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  12. Janie, that's a nice little tribute to the Colorado cutthroat. There were originally 14 subspecies of cutthroat trout (some with multiple strains), the CRCT being one of them. Two subspecies have already gone extinct: The yellowfin cutthroat (extinct ~1900) and Alvord cutthroat (extinct ~1985). Some of the remaining cutthroat subspecies are dwindling in numbers, including Utah's state fish, the Bonneville cutthroat (BCT). BCT at one time covered a large swath of Utah and slivers of Idaho, Wyoming and Nevada. As recently as 30 years ago some literature proclaimed them extinct. They have been found, but they only exist in about 10% of their historic range. Several attempts to list them as endangered in the last ten years have proved futile.

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  13. Great pictures and comments. The Yellowstone Cutthroat is also threatened but mostly from crossing with rainbows planted in waters around Yellowstone. Thanks for the update on the Colorado cutts.

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  14. Nice C post! Hopefully the Cut-throat will survive man's studipity!
    Love your son's art, very cool!
    Happy ABC Wednesday.
    sherry

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  15. That's a beautiful fish ... and equally beautiful artwork. It's good to see a family tied to the land (or water, as it is in this case).

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  16. Janie you really are blessed! Your sons painting is a wonderful tribute to his father and the trout. His blog is also a terrific piece of art in itself.
    A very touching post, thanks for sharing :D

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  17. Very interesting and sad to find out that its endangered. Its a beautiful fish.

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  18. Great pic but how did they taste?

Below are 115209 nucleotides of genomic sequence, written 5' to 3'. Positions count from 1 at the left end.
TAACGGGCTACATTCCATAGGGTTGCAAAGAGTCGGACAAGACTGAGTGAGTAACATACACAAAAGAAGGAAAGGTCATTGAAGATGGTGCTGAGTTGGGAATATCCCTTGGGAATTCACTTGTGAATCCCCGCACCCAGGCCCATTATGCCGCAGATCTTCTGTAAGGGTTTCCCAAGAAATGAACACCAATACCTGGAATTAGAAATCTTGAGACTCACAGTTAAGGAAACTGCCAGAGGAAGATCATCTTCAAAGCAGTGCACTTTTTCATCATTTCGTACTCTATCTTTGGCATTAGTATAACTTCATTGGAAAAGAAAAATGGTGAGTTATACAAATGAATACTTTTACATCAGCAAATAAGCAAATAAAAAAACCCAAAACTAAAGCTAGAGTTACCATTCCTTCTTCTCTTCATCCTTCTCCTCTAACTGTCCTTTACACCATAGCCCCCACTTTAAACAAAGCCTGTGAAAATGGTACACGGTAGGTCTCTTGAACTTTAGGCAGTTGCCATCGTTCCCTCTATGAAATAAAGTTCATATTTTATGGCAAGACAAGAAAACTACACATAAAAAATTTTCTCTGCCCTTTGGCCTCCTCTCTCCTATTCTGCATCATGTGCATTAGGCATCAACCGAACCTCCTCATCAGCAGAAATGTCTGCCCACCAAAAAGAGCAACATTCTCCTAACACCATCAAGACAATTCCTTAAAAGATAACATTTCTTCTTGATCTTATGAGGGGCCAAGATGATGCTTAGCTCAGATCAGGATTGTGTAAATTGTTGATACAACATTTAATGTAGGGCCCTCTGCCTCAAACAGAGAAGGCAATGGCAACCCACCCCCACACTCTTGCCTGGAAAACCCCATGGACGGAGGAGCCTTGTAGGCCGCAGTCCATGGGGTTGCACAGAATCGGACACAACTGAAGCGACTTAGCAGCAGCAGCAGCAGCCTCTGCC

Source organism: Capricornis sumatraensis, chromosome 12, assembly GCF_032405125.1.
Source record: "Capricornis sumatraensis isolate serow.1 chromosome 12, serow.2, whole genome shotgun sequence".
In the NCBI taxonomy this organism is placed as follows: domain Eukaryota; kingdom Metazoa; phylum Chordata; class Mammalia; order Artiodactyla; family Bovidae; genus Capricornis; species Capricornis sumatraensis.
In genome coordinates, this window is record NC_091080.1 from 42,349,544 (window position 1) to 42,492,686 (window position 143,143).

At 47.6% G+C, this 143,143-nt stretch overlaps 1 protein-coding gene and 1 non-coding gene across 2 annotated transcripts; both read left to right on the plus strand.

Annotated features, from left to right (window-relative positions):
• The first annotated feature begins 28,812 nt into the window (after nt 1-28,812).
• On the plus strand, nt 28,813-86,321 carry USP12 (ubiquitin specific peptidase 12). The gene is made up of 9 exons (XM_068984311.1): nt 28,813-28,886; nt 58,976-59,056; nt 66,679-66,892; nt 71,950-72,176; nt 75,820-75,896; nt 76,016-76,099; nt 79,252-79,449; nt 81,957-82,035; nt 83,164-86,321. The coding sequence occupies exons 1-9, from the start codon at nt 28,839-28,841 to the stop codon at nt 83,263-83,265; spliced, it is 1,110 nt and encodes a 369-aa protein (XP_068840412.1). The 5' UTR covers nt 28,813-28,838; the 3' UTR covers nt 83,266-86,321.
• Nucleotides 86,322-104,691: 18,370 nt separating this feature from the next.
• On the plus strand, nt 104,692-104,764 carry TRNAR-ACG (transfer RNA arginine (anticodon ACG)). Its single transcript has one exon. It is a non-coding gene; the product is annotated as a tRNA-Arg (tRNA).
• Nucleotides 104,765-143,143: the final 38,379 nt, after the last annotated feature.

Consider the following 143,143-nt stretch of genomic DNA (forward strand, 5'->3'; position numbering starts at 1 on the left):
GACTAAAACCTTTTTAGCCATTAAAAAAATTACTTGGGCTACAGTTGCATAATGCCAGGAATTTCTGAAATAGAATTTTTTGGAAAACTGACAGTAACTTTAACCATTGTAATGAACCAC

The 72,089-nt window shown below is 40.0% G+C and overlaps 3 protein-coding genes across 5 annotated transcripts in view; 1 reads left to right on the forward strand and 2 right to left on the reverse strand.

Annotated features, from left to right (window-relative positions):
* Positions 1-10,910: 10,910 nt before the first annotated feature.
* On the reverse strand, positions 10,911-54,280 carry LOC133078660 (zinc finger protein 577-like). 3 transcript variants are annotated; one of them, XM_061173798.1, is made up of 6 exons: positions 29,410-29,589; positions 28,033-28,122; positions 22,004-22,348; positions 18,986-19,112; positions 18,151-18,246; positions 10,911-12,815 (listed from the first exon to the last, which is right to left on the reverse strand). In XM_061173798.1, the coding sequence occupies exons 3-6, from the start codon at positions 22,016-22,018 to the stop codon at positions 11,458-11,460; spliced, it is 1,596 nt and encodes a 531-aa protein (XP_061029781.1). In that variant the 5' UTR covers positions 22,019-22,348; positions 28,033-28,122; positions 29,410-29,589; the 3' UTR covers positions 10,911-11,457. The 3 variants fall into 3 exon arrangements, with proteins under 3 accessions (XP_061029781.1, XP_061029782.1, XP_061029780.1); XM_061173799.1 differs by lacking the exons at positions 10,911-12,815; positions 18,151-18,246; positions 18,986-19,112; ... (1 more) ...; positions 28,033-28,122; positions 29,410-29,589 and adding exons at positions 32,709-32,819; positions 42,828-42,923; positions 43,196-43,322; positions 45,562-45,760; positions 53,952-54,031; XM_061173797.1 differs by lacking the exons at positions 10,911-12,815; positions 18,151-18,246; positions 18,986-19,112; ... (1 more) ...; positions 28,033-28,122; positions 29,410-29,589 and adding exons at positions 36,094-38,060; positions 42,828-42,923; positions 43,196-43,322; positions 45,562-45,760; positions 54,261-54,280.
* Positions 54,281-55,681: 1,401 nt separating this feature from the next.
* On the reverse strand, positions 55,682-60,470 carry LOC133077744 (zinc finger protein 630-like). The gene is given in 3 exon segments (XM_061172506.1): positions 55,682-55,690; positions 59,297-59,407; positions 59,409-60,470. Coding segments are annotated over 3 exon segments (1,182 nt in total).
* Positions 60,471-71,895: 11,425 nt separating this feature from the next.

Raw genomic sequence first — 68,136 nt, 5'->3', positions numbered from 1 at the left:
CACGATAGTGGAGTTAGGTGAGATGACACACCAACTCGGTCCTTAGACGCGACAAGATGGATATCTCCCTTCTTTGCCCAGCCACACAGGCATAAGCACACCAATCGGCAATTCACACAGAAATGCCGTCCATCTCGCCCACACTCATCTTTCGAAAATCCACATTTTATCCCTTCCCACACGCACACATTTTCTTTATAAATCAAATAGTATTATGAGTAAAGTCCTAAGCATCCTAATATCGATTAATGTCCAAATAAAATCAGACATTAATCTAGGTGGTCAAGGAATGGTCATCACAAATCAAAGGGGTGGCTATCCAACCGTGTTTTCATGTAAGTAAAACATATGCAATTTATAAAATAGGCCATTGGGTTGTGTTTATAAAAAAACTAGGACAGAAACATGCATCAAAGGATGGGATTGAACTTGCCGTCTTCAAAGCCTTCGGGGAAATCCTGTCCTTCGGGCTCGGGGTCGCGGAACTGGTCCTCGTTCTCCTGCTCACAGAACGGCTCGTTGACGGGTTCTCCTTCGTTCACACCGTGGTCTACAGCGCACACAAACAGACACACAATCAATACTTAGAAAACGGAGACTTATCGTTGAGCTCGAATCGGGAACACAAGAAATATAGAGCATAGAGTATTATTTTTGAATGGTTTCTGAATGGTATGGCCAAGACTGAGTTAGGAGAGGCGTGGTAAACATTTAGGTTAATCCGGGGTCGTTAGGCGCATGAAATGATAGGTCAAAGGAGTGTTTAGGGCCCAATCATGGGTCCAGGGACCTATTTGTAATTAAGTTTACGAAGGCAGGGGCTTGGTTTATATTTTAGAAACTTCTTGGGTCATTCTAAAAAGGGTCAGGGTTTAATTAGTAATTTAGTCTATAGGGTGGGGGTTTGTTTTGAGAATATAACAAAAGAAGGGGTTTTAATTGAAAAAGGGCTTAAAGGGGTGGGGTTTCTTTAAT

Love,
    kelly

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  19. There used to be cutthroats here...the photos are lovely and the celestial image is perfectly beautiful!

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  20. Trout looks very attractive. I've never seen it actually.
    The image of the 'celestical cutthroat' is wonderful.That's fantastic world,isnt it?

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  21. Nice art by Eric.

    The thoughts on native vs. exotic species reminds me of a class story. We were discussing knapweed--an exotic introduced to Montana from the Russian steppe by apiarists and as a mine reclamation plant. Bees love its many beautiful nectar-rich purple flowers, but elk, cattle, and other ruminants don't eat it. It's very invasive, displacing grass and native forbs, so ranchers especially hate it. Class was over and a quiet fell over the room as students gathered their knapsacks and papers. In a clear, quiet voice, a N Cheyenne student said, "Knapweed. Just like White People."


    PS: thanks for the insights on your dogs & horses getting along, or at least tolerating each other.

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  22. that sure was an interesting post!

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  23. It's such a colorful fish. Love Eric's artwork.

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  24. I recently came accross your blog and have been reading along. I thought I would leave my first comment.

    I dont know what to say except that I have enjoyed reading. Nice blog. I will keep visiting this blog

    very often.
    ___________________
    Julie